19 June 2012
19 June 2012
A consortium, led by Umeco and partnered by Aston Martin Lagonda, Delta Motorsport, ABB Robotics and Pentangle Engineering Services, has been established to examine the potential for using high-performance composites in mainstream automotive applications.
Named ‘ACOMPLICE’ (Affordable COMPosites for LIghtweight Car StructurEs), Umeco explains the partnership will address the growing pressure on the mainstream automotive sector to manufacture lighter-weight; fuel-efficient vehicles which meet reduce CO2 emission targets. They say aluminium and high-strength, steel-based alloys have been employed in response to this, but the physical limitations of these materials have, to a large extent, already been reached, so other options are being pursued.
According to Umeco, with a total budget of £1.5million - part-funded by the Technology Strategy Boards’ Collaborative Research and Development programme, ACOMPLICE proposes to demonstrate the developed technologies through the rapid manufacture of selected structural automotive parts.
Over the next two years, ACOMPLICE aims to significantly reduce the cost of composite body-in-white vehicle structures for the mainstream automotive sector. It is envisaged that the objective can be achieved by the development of pre-impregnated broad application materials suitable for robotic lamination and fast cure technologies.
Umeco say their role in ACOMPLICE is to develop fast cure, highly-efficient prepregs, enabling the rapid robotic manipulation and placement of individual plies. Novel materials formatting and moulding techniques will be developed alongside these technologies in order to optimise component output rates. Umeco’s DForm product will also be used in combination with novel, rapid perform technology in order to facilitate the lamination of complex shaped geometries via automated processes.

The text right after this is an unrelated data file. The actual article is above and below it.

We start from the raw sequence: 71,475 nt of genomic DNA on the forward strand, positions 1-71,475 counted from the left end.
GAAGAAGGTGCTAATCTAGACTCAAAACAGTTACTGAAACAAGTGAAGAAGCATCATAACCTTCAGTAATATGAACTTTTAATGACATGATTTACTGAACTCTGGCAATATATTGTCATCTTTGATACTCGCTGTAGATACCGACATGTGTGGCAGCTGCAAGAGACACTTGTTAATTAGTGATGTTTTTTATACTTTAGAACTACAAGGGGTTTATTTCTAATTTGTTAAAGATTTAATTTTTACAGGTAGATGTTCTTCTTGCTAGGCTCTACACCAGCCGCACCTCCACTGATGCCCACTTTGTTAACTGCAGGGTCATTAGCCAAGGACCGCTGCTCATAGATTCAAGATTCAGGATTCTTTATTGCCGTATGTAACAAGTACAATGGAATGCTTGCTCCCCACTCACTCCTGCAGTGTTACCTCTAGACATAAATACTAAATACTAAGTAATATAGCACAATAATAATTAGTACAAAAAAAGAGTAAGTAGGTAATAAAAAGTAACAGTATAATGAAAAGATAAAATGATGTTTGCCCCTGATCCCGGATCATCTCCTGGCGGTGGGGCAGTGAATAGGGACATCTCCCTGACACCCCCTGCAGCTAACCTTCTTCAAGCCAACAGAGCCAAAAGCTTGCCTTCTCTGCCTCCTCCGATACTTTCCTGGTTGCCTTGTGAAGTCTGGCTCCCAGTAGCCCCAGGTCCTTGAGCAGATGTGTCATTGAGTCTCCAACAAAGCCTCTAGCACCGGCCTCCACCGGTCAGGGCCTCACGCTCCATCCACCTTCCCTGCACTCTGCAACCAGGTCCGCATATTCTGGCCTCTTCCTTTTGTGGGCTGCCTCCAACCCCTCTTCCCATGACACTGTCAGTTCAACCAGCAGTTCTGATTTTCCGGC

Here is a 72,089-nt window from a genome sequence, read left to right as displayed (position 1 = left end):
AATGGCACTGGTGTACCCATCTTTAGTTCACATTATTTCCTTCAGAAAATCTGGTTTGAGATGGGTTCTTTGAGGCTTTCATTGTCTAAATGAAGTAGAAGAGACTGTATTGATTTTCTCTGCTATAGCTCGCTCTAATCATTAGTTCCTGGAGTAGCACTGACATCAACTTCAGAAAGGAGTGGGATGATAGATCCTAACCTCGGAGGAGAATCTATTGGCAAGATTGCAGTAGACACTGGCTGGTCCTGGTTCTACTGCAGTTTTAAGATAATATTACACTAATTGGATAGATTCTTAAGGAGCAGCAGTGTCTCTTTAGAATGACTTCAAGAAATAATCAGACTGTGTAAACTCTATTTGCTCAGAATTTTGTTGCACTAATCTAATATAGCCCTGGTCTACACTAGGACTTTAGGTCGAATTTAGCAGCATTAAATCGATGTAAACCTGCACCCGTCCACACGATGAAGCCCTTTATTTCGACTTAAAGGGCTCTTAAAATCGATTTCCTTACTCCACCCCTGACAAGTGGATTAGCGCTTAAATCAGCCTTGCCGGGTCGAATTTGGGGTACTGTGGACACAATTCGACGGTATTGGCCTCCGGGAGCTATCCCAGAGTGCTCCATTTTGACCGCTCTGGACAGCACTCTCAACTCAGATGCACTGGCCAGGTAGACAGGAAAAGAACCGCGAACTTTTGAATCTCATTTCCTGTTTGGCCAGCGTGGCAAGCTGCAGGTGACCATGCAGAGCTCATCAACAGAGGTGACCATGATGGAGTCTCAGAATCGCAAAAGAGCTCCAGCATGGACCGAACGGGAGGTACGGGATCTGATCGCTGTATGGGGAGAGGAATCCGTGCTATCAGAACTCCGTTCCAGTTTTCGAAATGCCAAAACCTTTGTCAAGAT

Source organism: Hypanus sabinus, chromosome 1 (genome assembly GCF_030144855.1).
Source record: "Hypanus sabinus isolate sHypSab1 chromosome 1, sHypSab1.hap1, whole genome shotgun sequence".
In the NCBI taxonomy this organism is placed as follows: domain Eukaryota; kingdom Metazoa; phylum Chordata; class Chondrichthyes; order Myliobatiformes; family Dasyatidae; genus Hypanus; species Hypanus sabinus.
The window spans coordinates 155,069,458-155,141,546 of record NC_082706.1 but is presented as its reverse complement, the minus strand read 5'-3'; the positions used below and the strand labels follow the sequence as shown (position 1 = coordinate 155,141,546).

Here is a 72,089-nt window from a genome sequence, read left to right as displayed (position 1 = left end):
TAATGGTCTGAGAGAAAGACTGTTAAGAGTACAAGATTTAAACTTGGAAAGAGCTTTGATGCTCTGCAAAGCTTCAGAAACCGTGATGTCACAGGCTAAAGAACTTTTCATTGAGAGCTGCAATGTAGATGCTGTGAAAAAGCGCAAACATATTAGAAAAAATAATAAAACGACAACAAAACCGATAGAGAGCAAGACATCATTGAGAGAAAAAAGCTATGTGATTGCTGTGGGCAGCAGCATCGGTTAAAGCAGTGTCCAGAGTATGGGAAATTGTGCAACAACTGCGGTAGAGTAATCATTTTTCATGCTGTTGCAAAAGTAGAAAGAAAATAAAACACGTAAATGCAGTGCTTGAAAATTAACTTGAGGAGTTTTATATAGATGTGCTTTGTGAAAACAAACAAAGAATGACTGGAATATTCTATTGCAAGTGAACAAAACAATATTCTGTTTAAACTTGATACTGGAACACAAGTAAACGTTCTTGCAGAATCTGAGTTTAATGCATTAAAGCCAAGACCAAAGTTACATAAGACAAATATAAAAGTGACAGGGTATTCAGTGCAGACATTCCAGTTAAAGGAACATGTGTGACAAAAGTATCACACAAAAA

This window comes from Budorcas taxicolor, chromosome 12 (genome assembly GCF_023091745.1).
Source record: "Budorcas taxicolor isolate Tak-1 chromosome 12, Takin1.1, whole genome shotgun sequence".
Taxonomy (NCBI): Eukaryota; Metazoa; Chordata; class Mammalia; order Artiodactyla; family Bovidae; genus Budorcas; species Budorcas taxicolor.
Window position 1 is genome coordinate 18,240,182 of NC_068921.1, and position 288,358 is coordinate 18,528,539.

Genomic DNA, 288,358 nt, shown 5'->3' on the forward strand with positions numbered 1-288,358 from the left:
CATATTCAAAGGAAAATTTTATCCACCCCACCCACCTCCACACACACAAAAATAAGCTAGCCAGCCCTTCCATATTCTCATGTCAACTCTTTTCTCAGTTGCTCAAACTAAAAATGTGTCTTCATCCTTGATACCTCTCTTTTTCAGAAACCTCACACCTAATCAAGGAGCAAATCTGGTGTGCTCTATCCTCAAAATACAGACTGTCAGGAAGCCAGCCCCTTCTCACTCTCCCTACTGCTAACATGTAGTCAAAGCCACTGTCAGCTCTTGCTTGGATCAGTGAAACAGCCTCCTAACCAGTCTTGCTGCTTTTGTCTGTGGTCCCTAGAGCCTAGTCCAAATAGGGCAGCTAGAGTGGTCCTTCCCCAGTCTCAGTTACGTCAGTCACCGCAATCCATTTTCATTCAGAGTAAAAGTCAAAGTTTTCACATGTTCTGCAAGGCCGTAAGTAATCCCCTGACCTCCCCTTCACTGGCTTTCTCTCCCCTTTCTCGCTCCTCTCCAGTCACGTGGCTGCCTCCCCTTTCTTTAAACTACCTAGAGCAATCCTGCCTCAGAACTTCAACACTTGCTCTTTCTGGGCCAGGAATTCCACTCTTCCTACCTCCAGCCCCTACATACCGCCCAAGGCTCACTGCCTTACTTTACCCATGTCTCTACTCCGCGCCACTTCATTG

DForm is Umeco’s deformable composite system, a time and cost-saving prepreg technology that combines the conformability of a short fibre moulding compound with the directional characteristics of a high performance, long fibre composite.
Elaine Arnold, Project Manager – Collaborative Research and Technology at Umeco said “The automotive industry is being forced to seek new technologies in order to comply with the ever tightening, legislative push towards reducing CO2 emissions. The outcome of the ACOMPLICE project should be able to make a significant contribution towards achieving this goal, and offer interesting solutions for this industry and others, where lightweighting is fundamental.”
The American Composites Manufacturers Association participated in a roundtable discussion about the IMAGINE Act. Known as the Innovative Materials in American Growth and Infrastructure, Newly Expanded (IMAGINE) Act, the new bill is designed to promote the increased use of innovative materials like fibre reinforced polymer (FRP) composites, as well as new manufacturing methods to accelerate the deployment and extend the life of infrastructure projects.
After the collapse of a drinking water pipeline in downtown Amsterdam, the Netherlands, Insituform was contracted to reline a close to 100 year old pipe underneath one of the canals. Water was restored successfully within five days, with minimal impact on traffic and the environment.
Australian organisations Austrak, Laing O’Rourke and the University of Southern Queensland (USQ) have joined forces to develop polymer composite solutions for bridge transoms in a $10 million project titled Polymer Composite Transoms for Rail Bridge Deck Replacement (CompTrans).